The Rise of ChatGPT and Its Massive Effect on Education

Michelle Bouslog
Michelle Bouslog
EdTech teacher; M.A.Ed. in EdTech, Concordia University St. Paul, MN
A person sits on their laptop and chats virtually with the ChatGPT AI chatbot.

To my fellow educators out there, it won’t come as a surprise when I say that the average teacher puts in a 54-hour work week. More surprising, at least to the general population, is that nearly half of that time is not devoted to directly working with students.

What if there was a way to cut down on the time it takes to compose emails, make lesson plans, or even offer feedback on assignments? This sounds like a dream, and that is just what many feel about the trending ChatGPT. This deemed “bonus brain” is helping teachers cut down on workload by generating lesson plans, coming up with email responses, and brainstorming activities.

Some people, however, have witnessed ChatGPT chatbot become a nightmare in their classrooms. Let me take a minute to explain the rise and buzz of ChatGPT, how it affects classrooms, and how educators can use ChatGPT to help alleviate some work to more directly support their students.

What is ChatGPT?

ChatGPT was created by OpenAl in November of 2022. An artificial intelligence (AI) tool that can answer questions with a simple prompt, the ChatGPT app has taken the world by storm. Within five days of launching, it had over 1 million users. Now, at over 100 million users, it has set the record for fastest user growth in just the few months it has been alive.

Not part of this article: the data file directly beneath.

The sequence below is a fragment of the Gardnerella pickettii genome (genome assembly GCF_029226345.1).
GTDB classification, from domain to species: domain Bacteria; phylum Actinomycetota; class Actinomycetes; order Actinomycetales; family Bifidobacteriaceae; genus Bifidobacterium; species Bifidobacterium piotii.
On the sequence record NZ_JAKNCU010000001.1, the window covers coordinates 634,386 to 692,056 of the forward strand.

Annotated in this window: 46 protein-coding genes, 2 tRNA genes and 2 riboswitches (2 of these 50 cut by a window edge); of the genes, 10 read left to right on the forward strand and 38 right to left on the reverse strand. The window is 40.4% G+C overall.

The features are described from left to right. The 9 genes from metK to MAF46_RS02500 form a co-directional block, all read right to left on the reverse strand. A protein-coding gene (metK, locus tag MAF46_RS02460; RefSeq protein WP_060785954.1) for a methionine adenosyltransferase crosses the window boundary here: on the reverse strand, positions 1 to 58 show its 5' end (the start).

What exactly is it? ChatGPT is a general-purpose Al chatbot that is able to answer your questions, create lists, write code, or even assist you with responding to emails. It understands human dialogue, can generate detailed human-like text, fix grammatical errors, and challenge incorrect premises.

Would you believe me if I mentioned it even admits its mistakes? Now that I have your attention, let me give you some examples. When asked, “Explain to me what happened during World War II.” ChatGPT will explain WWII and even allow the user to chime in with follow up questions such as, “What impact did Winston Churchhill have on the war?” It remembers what users said earlier in the conversation and can refer back to that.

Are you in need of ideas for a class party? Ask, “What are some good ideas for a kindergarten class party?” and ChatGPT will generate a list for you. Not liking the ideas? Follow up with, “I want to have a party with items we already have in the room. Can you adjust the list?” Done. This all sounds dreamy right off the bat, but here is how ChatGPT is negatively affecting some classrooms across the globe.

How Does ChatGPT Affect Classrooms?

While ChatGPT has many wonderful features that give us the ability to quickly receive information, there are some problems it is stirring up in classrooms. You may be wondering, can ChatGPT write essays? Yes, students are using ChatGPT to assist in writing papers and essays, and it is not very easy to detect plagiarism. Students are able to find answers to even complex questions and assignments without their teacher being able to know if they came to that answer on their own or with the help of ChatGPT (especially when you are able to ask ChatGPT to explain the answer in a voice like a nine year old.) You can see how this could quickly get out of hand. So how can educators easily work with ChatGPT and not have to work so hard against it?